Something Borrowed: A Tree Lights Up Brooklyn Heights Library

Something Borrowed: A Tree Lights Up Brooklyn Heights Library

Brooklyn Public Library unveiled Jean Shin's sculpture Something Borrowed, Something Blue today, marking the completion of the new Brooklyn Heights Library that opened to the public last June.

The sculpture, an illuminated, inverted hanging tree with roots at the ceiling, draws on the tree's symbolism as a sacred symbol of knowledge and its role as the source of paper for books.

Jean Shin's sculpture at the Brooklyn Heights Library. Photo by Gregg Richards

The branches and trunk are wrapped in denim and discarded cords donated by library patrons – a reference to the egalitarian mission of the library, as well as a reflection of the artist's signature style.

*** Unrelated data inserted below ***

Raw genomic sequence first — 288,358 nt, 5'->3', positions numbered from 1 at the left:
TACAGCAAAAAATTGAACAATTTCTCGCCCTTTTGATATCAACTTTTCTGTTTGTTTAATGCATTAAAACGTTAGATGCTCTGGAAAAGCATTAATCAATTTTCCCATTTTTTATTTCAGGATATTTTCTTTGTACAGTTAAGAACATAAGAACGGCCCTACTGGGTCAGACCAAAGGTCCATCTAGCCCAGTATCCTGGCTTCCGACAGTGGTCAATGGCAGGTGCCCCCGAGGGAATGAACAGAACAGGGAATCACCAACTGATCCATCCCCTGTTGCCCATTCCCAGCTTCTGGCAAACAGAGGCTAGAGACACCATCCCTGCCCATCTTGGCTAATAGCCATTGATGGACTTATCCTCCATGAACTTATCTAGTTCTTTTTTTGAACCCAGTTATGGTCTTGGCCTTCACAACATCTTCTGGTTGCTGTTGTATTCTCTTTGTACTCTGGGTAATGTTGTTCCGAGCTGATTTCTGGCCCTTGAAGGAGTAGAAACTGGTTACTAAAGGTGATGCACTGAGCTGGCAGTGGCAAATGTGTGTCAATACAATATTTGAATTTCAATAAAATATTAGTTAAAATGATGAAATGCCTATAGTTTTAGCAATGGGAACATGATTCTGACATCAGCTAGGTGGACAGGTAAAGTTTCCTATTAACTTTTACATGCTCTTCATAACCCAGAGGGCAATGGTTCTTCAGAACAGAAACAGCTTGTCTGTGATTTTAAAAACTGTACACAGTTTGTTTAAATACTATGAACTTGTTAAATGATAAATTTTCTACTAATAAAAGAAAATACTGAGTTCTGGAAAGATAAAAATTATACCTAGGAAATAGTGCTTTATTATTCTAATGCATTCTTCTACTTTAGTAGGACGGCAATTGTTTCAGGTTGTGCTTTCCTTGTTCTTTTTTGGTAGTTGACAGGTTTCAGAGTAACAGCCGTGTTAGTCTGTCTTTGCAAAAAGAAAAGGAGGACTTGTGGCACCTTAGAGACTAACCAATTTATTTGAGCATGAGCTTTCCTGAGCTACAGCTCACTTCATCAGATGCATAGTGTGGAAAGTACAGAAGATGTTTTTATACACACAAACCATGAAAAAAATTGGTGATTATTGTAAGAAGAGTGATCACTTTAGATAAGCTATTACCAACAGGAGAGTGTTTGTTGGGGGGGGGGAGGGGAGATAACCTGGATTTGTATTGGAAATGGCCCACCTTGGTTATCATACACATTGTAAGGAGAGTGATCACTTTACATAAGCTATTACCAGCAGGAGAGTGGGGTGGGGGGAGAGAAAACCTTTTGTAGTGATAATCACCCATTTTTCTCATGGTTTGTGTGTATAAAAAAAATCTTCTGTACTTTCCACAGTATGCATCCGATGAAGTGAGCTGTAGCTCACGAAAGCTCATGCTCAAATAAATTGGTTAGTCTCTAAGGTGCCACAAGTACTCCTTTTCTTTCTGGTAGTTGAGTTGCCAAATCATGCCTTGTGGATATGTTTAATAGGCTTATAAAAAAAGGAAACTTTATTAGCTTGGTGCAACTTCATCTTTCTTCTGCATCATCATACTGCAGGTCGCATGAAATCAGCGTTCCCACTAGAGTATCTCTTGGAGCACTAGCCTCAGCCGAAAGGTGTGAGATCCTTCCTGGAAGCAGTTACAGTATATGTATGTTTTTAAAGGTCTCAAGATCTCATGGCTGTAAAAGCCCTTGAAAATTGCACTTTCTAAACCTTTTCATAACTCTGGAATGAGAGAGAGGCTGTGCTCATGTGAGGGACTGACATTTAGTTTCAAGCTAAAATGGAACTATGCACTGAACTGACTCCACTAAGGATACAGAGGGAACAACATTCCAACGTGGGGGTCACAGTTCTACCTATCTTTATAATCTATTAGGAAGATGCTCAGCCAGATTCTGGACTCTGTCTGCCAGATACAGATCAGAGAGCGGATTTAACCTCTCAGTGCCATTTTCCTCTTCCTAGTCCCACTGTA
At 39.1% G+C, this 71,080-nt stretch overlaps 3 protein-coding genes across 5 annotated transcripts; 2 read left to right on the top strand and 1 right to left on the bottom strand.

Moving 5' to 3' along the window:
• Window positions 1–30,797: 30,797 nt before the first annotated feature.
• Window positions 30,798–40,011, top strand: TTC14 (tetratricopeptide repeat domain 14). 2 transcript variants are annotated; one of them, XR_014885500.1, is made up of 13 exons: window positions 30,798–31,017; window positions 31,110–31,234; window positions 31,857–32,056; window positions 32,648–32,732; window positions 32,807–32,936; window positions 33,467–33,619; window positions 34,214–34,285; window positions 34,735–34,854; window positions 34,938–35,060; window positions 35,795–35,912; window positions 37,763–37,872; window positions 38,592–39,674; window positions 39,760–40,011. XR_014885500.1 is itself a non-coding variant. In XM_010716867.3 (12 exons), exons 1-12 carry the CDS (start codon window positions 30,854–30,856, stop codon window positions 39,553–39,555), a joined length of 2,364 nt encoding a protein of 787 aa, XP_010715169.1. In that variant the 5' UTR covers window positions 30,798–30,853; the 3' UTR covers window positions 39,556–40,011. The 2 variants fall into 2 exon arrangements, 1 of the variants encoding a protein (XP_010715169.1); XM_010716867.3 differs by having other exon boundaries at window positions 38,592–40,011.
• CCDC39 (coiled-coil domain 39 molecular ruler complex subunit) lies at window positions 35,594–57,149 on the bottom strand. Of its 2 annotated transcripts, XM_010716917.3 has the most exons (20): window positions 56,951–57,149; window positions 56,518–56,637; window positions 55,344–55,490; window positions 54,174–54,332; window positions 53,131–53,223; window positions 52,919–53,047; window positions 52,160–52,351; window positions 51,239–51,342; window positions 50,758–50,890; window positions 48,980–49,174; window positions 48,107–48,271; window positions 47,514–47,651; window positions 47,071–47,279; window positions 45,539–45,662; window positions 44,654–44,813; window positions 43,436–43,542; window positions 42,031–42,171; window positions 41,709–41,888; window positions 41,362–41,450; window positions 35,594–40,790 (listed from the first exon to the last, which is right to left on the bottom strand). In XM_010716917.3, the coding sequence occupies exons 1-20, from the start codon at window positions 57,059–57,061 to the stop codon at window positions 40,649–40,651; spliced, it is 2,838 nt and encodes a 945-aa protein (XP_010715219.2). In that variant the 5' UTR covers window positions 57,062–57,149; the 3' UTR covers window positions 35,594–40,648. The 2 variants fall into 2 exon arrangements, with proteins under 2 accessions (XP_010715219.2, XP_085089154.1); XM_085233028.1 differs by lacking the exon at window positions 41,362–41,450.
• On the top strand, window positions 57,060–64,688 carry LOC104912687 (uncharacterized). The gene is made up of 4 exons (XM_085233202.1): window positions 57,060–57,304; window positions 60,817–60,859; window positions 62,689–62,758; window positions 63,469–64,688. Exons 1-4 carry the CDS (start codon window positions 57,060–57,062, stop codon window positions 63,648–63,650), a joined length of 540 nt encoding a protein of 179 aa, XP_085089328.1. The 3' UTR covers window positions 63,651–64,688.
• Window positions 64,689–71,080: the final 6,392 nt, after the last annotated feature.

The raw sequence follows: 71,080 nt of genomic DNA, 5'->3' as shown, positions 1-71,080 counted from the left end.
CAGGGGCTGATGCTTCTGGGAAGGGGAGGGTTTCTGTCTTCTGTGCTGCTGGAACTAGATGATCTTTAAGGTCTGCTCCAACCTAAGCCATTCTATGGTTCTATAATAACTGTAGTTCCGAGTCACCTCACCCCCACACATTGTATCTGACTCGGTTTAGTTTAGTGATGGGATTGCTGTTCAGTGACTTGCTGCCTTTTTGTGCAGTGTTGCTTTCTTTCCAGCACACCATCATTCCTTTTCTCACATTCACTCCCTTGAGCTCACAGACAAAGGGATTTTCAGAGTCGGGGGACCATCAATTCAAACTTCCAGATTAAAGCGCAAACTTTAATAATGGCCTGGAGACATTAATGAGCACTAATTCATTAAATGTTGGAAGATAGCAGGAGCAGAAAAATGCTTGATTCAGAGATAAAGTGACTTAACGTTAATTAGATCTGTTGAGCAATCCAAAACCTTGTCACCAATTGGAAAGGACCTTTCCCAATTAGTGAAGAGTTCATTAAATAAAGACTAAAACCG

Community involvement and repurposing of materials are an integral part of Shin's large-scale sculptures that, as she writes, "reinterpret the complex relationship between material consumption, collective identity, and community engagement."

The shapes of its leaves form the map of Brooklyn, with each leaf representing the neighborhood where Brooklyn Public Library has a branch. Each leaf, in turn, is punched out and illuminated with the title of the most borrowed book in the year the respective branch opened, capturing the history of BPL and popular culture as reflected in the reading habits of Brooklyn's residents.